Chords and scales

In a previous lesson, intro to music notation, you learned music theory and notation almost exclusively from a point of view of rhythm. Most of the time that is enough for dancing: you dance to the rhythm, not so much to the melody. However, there are a few pitch-related issues that are relevant in some contexts.


A scale is an ascending or descending series of notes. You probably learned to sing do re mi fa sol la ti do in school: that is a scale. It is only a slight simplification to say that every piece of music is based on a single scale. The melody, the chords played by the piano or guitar, and the bass; they all pick their notes from that scale. That is not to say that melodies and such actually run up and down scales: they just pick notes from the scale. (They will also sometimes pick notes that are not in the scale, but we will ignore that here.) In some music, mostly the jazzy music that is used for foxtrot or swing, the bass will actually play parts of scales; that is called walking bass.


A scale has 8 notes, do re mi fa sol la ti do, but the first and the last have the same name: they are both do. If your voice has a good range, you can start the same scale again on the last note. In a way, you are then singing the same scale, even though the frequencies of the notes are higher. This phenomenon of "the same scale, yet different" also appears if a man and a woman or a child are singing the same scale: the man, having a lower voice will sing the same scale but lower. Musicians say he is singing an octave lower; which means that he sings eight notes lower. (Here is a movie that illustrates these ideas: small; big.)

Relative scale steps

Above, I was explaining scales using do re mi et cetera. There is an important reason musicians do not use this system. It would sound like all they know was learned in primary school! But seriously. The problem is that you can start your scale on every note that you can find on the piano, or whatever your favourite instrument is. Now, if you call the first note do regardless, this is not enough to communicate to another musician where you are starting.

What musicians do use is note names A B C et cetera, with possibly sharp or flat attached. For instance, the scale that uses the white keys on the piano is the C scale. And then there is C sharp, E flat, and whatnot. This takes ages to learn for beginning musicians, and it is completely irrelevant for what dancers are interested in.

The do-re mi is actually not so bad for our purposes: we only need to know notes relative to the first step of the scale. For this, musicians often number the steps using roman numerals. The steps of a scale are I II III IV V VI VII; step VIII is the same as step I (with an octave difference), and step IX of the scale is more conveniently called II again, et cetera.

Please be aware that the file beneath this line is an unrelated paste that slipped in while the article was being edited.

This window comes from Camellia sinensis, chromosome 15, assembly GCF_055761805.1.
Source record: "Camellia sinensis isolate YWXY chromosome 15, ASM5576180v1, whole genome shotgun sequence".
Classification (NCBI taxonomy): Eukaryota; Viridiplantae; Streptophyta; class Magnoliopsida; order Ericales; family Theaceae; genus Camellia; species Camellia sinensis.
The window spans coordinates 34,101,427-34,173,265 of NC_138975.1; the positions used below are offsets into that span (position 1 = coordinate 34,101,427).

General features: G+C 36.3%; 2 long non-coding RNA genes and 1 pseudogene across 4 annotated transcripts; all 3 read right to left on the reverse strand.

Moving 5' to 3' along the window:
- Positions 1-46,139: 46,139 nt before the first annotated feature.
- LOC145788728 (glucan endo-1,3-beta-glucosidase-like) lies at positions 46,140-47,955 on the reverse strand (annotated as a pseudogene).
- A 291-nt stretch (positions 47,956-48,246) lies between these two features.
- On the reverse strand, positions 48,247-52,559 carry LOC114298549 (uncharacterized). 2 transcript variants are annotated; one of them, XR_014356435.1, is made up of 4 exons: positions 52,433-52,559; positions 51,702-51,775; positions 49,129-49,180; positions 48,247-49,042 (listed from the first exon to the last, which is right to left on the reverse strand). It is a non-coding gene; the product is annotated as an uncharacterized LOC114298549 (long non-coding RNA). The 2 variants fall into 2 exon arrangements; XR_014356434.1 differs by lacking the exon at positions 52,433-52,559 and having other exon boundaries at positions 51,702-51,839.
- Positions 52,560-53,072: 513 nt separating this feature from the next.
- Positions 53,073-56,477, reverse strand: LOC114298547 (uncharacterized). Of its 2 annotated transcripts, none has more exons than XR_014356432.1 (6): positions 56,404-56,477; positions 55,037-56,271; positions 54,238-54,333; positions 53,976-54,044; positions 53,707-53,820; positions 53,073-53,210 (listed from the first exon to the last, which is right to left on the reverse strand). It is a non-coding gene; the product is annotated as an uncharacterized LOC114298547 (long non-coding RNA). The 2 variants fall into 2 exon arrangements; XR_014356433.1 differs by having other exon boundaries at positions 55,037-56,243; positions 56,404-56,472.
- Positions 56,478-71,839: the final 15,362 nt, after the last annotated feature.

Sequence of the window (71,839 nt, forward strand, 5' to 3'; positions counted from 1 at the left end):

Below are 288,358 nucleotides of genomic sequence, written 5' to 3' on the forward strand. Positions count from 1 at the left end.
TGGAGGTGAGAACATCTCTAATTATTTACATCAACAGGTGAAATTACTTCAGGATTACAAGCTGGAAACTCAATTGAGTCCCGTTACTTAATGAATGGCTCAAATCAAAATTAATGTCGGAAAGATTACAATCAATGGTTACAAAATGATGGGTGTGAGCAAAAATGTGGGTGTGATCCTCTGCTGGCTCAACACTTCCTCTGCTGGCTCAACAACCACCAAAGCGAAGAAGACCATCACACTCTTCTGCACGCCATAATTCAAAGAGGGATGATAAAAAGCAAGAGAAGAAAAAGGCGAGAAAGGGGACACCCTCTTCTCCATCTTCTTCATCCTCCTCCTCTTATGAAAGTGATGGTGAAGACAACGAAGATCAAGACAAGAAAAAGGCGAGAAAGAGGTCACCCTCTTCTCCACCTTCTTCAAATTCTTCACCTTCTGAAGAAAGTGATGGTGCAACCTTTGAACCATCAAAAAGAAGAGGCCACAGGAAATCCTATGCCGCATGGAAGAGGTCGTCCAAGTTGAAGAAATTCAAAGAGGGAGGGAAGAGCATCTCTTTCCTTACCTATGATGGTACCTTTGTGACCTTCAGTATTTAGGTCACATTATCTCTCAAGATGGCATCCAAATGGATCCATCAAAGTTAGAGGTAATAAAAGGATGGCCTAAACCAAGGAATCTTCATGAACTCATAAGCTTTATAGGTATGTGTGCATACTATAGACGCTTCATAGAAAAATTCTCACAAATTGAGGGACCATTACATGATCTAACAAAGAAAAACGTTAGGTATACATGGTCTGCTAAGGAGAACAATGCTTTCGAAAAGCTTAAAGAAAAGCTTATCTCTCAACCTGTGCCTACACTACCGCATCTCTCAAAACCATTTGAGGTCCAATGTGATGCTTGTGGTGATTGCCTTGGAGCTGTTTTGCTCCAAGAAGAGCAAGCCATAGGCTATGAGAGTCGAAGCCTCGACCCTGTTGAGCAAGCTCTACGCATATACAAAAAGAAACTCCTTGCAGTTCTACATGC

There is another reason to learn a bit about scales. In a couple of places in this course you will learn something about chords, and the main thing that concerns us is what step of the scale they are based on. To put it simply, for every piece of music, there is a scale it is based on, and the chords you hear are also connected to this scale.

The fact that there are seven different notes in a scale implies that there can be seven different chords. (Reality is in fact a lot more complicated, but the details are not relevant for dance. Here is a movie playing the a chord on each step of the scale.) However, many pieces of music use only three of four chords: the chords on I, IV, and V, plus either II or VI. The clearest example is blues music, which pretty consistently uses only the I, IV, V chords. For more information see the page about blues music.

Now, I haven't told you yet how these chords are constructed. That is actually pretty simple. See how evenly spaced the notes in each chord are? There is a very simple regularity to that. The notes of the chord on I are I, III, V, and the notes of the chord on IV are IV, VI, VIII, or in other words, the I, III, V steps if you start counting at IV, the root of the chord. Does this regularity continue? Yes, just look at the chord on step V: taking steps I, III, V starting at V gives you V, VII, IX.

Most of the time, instead of talking about chords - a pretty intricate topic - we can limit ourselves to the bass note. And we don't even have to talk about note names: it is enough to state what step of the scale is being played. For instance, in the section about blues music you will encounter such statements as In the turnaround the bass plays V IV I.

With this knowledge of how chords are built on relative steps from the root of the chord, you can now understand how some bass parts are constructed. See the sections about walking bass, root-fifth, and chord outlines.

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This file is part of "Feel The Beat", a musicology course for dancers, by Victor Eijkhout (victor at eijkhout dot net), who appreciates being sent additions or corrections on the material in this course. Copyright 2000/1 Victor Eijkhout.

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Last modified on: Saturday, May 19, 2001.